While looking to see which of my read-but-not-yet-reviewed books I’ve photographed, I came across a photo I took for a post some time ago of the pile of acquisitions I anticipated reading. Checking through, I let out a ‘yay’ as it became apparent that, of the ten, I’ve read and reviewed half of them, read-but-not-yet-reviewed one, leaving only four to read. Progress! But then a sinking feeling quickly took over. Am I turning my reading into work?
It feels that way sometimes. And I don’t seem to be alone. Other book blogs have similar lists – buckets, TBRs, progress reports, promises in the comments sections to read what others are reading – and I can’t help feeling a bit anxious at times. The epitome of this is when I come across readers who set reading ‘challenges’ for themselves.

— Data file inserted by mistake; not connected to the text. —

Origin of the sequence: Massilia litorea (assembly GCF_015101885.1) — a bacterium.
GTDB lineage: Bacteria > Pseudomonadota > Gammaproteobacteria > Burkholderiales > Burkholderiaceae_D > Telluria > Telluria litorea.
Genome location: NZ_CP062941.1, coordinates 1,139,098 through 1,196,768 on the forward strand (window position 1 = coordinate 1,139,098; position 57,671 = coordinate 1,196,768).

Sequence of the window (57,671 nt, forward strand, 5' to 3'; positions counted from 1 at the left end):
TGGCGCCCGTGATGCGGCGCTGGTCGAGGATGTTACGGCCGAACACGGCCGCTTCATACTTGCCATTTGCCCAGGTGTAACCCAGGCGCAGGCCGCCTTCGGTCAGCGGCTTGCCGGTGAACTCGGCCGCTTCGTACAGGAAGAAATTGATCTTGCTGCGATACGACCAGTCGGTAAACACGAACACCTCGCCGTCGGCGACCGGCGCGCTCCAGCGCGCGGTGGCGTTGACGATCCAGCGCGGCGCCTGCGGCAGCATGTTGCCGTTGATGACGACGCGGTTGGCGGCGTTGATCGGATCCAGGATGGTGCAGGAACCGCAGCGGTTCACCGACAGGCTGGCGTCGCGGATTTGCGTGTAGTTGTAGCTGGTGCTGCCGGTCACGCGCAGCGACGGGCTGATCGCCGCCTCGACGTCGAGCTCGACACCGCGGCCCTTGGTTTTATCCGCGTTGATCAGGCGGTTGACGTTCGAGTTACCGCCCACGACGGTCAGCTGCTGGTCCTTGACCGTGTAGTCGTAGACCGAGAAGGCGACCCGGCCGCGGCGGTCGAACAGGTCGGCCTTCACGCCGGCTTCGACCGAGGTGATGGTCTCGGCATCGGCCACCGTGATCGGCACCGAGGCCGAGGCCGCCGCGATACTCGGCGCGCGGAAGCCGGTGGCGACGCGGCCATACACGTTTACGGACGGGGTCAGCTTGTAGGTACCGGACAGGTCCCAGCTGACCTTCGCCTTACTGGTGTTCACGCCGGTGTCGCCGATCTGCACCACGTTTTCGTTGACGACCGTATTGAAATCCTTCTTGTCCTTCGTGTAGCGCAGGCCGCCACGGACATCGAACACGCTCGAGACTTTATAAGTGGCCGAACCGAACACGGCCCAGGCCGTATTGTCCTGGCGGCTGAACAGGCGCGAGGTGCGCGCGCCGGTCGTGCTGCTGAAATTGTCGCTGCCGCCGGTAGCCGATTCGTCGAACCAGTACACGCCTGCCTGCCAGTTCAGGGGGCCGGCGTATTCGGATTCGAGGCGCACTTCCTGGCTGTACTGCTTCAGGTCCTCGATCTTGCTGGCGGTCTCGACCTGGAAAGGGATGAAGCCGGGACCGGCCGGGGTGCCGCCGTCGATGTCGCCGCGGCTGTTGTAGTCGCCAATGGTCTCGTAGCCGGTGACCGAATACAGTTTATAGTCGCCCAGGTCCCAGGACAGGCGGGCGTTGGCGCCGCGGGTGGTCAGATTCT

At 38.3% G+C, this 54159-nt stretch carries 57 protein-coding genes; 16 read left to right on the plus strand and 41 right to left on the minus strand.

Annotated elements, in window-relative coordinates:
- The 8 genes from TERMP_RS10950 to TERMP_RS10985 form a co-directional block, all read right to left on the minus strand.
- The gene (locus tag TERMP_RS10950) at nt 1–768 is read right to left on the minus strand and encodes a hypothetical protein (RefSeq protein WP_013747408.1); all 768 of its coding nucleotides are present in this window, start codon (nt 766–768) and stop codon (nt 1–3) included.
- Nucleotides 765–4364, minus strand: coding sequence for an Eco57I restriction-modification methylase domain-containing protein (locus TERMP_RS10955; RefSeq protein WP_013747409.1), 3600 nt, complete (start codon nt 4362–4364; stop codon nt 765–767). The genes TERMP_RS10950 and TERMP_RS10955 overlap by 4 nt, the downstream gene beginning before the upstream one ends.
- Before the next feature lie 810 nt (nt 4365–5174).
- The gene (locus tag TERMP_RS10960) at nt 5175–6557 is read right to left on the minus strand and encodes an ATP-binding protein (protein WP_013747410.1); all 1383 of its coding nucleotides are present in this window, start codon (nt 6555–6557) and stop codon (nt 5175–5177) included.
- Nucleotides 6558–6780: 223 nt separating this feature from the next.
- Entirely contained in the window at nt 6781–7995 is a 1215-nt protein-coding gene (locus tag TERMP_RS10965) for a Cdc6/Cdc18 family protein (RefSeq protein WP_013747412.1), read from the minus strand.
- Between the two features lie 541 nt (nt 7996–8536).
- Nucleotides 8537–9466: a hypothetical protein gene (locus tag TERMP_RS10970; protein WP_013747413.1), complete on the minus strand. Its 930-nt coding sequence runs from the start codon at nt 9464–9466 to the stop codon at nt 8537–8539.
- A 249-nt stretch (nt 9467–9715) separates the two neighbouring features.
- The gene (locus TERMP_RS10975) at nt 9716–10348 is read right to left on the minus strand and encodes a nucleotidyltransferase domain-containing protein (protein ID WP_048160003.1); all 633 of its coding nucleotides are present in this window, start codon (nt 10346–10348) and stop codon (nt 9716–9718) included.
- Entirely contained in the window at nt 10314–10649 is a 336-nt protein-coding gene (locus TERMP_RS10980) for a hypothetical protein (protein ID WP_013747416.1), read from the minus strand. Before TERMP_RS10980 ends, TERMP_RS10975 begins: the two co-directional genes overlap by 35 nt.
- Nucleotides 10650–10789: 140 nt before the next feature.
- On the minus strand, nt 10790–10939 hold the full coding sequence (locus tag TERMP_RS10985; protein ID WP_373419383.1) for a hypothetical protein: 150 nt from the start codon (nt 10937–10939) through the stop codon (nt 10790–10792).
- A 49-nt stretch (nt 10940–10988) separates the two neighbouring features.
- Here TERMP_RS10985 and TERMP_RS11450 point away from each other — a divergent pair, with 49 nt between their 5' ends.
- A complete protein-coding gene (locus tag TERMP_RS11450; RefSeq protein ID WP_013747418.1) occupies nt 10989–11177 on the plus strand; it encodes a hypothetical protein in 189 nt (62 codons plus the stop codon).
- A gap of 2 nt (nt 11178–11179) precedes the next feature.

There’s something of the language to it all that smacks of annual reviews at work. And I have to admit that there’s a sense that posting a newly completed review has a ring to it that reminds me of emailing a handover or homework.
It’s hard to say who or what our submissions are for. Are they a ‘please miss, I’ve been good’? Are they a memento that confirms that you’ve read more books than you’d otherwise credit yourself with? Are they a way to add to a bloggerly pot of readerly imagination that everyone stirs to stop themselves from reading in a cul-de-sac?
The book blogosphere that results is a workplace, however leisurely that workplace is. It’s a never-ending free journal we edit from home. Yes, it’s a discussion that’s not limited to a venue’s availability, your personal schedules, or the troubles with travel. But this discussion can be very earnest.
Wouldn’t it be great if book bloggers could come up with something to ease that work ethic? Somewhere to go, perhaps? Or a format? I’m thinking here of something that isn’t directly about books. Something tangential and non-verbal. Something that reinvigorates the leisureliness to reading. Or would that be just another project to work on?